And the thing about the two hours is, because the barrier is there, it looks like it’s touchable, but it’s actually a kilometre away still on the world record side. And while I really thought it was amazing watching, having been honoured to watch him Eliud Kipchoge run as well as he did, and run as fast as he did, that was huge - but it was almost a little bit of a failure, because he didn’t do it. And what he did was a huge performance, so if you hadn’t changed a couple of things that made it illegal, you would have had one world record that was without doubt - he’s ahead of his time and he’s amazing and he should have that world record but he’s almost sacrificed it to go after that other goal.

It adds a bit of confusion at a time when we maybe don’t need that confusion in our sport. So for me, I’m always more for sticking to the rules, the competition - keep it clean.


On the subject of keeping it clean, let’s talk about another thing that’s been something you’ve been incredibly involved in, which is the conversation around anti-doping. What state do you feel that that campaign is in, broadly speaking, within athletics?

I think it’s definitely moved on a lot. I mean, if I look at how it’s moved on from Edmonton, when I held a sign up there; when I was competing in the red ribbon in 1998 - then, people were like, ‘Yeah, we believe what you’re saying but we don’t think what we say is going to make any difference so we’re not going to bother saying anything.’

Now we’ve gone around and the athletes have realised: ‘OK, this is our sport, this our reputation, this is our image and we have to do something to make sure that the powers that be understand that first and foremost they have to protect us.’ Every athlete has the right to not have their performance doubted, and to be able to prove that they’re clean, and to know that they’re competing on a level playing field. And I don’t think we’re quite there yet, but I do think we’re getting there a lot more now than we were even two years ago.

But a lot needs to be done. And if you ask which area needs to be most invested in now, when Seb, Lord Coe, is talking about investing in the media and making sure the sport goes to the right places, first you’ve got to restore the credibility and then think about those things. Because the rest kind of look after themselves once you’ve got the following and once you’ve got that belief in the sport.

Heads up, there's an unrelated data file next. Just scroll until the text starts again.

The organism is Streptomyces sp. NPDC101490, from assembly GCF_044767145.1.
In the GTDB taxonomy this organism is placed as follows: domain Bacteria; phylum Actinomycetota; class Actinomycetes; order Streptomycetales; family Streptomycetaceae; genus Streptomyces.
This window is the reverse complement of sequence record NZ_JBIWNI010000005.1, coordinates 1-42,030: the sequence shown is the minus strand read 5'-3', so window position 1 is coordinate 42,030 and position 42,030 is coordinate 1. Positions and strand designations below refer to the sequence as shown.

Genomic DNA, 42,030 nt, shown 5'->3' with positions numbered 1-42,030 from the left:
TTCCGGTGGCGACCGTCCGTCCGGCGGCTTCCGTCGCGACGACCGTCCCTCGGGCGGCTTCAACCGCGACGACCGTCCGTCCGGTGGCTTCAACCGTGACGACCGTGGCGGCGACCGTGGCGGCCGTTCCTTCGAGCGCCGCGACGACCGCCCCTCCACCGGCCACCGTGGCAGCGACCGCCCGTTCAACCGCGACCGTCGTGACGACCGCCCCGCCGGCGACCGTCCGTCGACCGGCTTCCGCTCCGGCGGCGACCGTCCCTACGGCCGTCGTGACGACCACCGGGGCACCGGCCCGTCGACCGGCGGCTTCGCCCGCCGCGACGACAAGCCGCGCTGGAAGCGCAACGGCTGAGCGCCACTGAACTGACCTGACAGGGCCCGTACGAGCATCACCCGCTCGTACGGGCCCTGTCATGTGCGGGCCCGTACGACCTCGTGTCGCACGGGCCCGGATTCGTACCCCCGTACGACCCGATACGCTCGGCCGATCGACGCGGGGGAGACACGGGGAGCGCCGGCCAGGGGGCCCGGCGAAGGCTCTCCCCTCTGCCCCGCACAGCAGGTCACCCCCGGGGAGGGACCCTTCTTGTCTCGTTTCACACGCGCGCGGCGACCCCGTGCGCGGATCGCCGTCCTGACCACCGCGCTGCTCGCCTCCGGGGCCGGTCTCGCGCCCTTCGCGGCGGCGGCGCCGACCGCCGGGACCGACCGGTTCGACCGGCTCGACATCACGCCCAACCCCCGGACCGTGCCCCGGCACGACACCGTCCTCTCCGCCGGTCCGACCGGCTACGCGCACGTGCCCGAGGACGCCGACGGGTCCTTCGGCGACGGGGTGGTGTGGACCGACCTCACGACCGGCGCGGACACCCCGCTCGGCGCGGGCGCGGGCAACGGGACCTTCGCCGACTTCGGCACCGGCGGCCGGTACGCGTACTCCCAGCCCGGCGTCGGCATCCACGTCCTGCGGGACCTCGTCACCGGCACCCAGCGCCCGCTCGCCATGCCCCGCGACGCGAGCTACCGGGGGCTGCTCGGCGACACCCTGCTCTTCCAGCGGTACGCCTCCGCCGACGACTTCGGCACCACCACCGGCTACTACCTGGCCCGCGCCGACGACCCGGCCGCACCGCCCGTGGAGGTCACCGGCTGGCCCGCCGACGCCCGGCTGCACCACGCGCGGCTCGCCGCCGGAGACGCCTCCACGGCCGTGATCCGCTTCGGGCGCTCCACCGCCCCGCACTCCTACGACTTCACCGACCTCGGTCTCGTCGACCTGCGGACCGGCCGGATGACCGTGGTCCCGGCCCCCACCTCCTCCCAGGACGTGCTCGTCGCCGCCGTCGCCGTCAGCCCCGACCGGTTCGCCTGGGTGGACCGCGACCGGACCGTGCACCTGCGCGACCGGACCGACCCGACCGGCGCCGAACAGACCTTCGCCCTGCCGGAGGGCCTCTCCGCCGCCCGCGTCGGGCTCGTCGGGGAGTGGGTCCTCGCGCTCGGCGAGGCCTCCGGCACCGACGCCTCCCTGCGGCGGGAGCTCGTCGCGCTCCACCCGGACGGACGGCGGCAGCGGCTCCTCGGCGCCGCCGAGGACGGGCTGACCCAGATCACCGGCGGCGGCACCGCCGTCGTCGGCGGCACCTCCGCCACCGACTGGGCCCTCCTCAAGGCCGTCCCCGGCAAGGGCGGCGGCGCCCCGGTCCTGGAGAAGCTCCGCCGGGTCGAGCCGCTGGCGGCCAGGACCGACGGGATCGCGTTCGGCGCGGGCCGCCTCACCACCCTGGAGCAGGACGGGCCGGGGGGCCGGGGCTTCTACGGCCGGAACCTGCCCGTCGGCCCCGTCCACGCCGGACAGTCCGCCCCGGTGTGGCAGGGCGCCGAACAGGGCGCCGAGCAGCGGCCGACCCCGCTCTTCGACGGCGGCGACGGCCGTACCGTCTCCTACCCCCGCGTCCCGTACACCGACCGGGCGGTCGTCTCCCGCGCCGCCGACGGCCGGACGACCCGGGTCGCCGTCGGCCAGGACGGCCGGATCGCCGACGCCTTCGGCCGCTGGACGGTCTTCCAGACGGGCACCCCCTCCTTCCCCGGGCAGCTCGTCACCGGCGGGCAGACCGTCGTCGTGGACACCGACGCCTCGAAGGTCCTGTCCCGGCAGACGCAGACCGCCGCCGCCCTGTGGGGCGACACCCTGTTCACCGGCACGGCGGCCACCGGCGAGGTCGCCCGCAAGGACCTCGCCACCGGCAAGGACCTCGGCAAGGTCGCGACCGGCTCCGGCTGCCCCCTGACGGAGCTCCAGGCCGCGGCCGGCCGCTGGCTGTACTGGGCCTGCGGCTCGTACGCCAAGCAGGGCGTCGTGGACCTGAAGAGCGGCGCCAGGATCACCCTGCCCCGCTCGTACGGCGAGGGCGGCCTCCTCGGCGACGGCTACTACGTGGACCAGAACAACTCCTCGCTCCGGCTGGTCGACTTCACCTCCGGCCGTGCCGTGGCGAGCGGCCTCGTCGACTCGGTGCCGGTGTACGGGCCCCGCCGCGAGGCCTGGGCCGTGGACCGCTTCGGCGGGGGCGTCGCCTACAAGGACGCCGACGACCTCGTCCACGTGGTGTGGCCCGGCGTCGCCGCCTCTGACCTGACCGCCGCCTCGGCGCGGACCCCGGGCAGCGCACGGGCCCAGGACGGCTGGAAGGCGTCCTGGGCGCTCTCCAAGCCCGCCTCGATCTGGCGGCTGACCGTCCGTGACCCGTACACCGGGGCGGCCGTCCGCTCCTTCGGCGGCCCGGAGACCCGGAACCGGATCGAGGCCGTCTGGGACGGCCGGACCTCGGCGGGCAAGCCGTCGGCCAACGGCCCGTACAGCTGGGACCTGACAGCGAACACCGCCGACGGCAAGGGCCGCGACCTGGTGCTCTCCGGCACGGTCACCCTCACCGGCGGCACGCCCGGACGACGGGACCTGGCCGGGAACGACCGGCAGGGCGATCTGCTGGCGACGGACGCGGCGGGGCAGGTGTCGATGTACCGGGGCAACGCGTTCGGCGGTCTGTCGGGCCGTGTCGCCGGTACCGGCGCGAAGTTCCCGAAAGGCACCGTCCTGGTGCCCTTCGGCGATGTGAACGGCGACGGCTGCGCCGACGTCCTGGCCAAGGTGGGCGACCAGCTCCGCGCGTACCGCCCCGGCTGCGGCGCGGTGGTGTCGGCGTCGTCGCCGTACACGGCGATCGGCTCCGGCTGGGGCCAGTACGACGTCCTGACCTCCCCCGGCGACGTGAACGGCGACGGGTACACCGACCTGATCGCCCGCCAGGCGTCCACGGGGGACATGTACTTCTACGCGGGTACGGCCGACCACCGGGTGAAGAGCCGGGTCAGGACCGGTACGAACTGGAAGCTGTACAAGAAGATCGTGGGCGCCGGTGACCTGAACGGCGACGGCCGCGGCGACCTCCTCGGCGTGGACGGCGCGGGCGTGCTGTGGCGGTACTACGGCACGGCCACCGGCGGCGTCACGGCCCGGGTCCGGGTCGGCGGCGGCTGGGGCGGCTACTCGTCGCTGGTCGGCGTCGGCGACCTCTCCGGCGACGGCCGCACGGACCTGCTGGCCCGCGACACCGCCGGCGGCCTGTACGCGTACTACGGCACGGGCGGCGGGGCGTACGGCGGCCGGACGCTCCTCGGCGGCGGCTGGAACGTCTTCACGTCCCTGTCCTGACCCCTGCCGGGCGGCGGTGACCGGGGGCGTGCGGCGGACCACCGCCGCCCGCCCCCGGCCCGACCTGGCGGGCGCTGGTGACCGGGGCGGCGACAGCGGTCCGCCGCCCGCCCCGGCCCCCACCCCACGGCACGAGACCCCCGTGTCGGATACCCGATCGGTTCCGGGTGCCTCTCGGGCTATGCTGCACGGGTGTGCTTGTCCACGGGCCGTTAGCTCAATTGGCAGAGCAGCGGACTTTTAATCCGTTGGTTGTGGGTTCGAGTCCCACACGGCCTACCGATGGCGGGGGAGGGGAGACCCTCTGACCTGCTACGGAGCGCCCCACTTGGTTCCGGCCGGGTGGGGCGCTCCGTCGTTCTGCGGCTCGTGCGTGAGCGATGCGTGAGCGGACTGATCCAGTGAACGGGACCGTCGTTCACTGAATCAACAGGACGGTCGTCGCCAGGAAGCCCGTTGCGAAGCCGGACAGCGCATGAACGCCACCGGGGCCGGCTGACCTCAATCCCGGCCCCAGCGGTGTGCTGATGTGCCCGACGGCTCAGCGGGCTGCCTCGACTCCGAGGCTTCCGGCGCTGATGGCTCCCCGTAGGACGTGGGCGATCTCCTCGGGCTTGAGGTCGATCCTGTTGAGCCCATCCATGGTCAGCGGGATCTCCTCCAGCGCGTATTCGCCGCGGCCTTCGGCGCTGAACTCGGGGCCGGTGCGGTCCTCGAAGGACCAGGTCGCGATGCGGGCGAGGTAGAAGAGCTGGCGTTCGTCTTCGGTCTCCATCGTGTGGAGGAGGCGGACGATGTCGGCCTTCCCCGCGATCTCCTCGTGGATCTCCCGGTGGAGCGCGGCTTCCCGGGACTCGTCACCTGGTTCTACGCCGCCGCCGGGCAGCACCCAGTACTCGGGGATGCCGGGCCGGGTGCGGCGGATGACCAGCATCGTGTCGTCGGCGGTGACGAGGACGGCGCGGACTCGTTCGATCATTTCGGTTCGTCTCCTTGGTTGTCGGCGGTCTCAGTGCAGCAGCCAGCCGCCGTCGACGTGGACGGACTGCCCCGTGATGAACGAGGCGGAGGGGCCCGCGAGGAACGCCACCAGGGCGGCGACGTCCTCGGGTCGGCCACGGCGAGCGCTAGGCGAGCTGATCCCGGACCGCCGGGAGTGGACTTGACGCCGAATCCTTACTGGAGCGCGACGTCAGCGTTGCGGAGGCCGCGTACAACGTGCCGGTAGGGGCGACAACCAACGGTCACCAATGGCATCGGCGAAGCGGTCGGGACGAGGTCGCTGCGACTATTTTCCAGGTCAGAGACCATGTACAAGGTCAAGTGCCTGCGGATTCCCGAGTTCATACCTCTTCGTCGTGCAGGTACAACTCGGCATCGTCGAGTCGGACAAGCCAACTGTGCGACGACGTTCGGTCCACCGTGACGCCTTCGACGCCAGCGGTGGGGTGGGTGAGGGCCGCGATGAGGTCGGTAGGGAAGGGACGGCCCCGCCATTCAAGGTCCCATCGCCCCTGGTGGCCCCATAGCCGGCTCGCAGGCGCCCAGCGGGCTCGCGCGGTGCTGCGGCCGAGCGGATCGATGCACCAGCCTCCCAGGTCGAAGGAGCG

You were always quite outspoken through your career while you were competing. Is that something that athletes have been tentative about because it draws questions about their own motives, or it draws questions about the relationship between what they’re saying and how they’re performing?

I honestly don’t think it was so much that. I think that, sadly, there may have been some athletes who used it as a little bit of a smoke screen to draw attention away from what they were doing. I think more from the clean athletes, they weren’t standing up and doing anything because they felt that it was going to take energy away.

To be able to go and compete against someone that you might have serious doubts about but you’ve got no proof, if you start verbalising that, in your own head you’re putting up a reason why they can beat you and you can’t do that because you’ve got to go and beat them. So you’ve got to be very, very strong to talk about it as a problem and then go out and still try and race them. It’s a hard thing to do, and I think now people are starting to realise that it’s still something they have to do and actually, they get stronger, by verbalising, they become a stronger person and more likely to beat the people who are cheating.


Given how much of the progress that’s been made in breaking really big cases has come through whistle-blowers and through people who’ve been willing to step forward and take considerable personal risk, do you feel like there’s enough protection in sport for those people?